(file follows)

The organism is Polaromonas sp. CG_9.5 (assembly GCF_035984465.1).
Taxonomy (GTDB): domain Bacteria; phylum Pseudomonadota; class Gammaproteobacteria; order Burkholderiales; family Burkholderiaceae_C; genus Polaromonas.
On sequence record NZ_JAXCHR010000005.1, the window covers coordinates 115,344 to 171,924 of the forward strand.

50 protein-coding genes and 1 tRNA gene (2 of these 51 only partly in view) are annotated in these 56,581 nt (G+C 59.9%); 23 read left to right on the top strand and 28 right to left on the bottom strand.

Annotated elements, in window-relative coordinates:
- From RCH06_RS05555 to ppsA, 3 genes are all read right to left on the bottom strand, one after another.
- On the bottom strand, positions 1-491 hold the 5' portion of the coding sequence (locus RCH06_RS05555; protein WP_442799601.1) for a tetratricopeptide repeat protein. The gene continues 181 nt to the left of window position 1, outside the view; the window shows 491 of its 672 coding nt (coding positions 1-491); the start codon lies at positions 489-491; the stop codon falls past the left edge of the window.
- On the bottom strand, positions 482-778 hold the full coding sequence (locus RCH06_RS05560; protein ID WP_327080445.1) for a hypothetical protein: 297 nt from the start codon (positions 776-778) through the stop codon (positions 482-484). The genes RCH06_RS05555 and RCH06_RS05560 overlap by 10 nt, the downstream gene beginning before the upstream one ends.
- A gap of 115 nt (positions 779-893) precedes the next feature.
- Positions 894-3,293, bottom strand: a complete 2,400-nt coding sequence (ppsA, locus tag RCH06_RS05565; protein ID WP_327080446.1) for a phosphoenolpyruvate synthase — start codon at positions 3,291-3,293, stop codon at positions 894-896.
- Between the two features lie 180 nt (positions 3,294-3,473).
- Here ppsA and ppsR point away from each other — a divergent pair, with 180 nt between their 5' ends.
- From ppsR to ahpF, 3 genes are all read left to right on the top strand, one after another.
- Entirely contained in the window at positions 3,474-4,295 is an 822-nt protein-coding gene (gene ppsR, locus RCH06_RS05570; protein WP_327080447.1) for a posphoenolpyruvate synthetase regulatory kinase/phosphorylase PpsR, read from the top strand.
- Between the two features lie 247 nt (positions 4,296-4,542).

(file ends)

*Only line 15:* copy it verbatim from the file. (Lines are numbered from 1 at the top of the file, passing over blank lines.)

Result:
- Between the two features lie 247 nt (positions 4,296-4,542).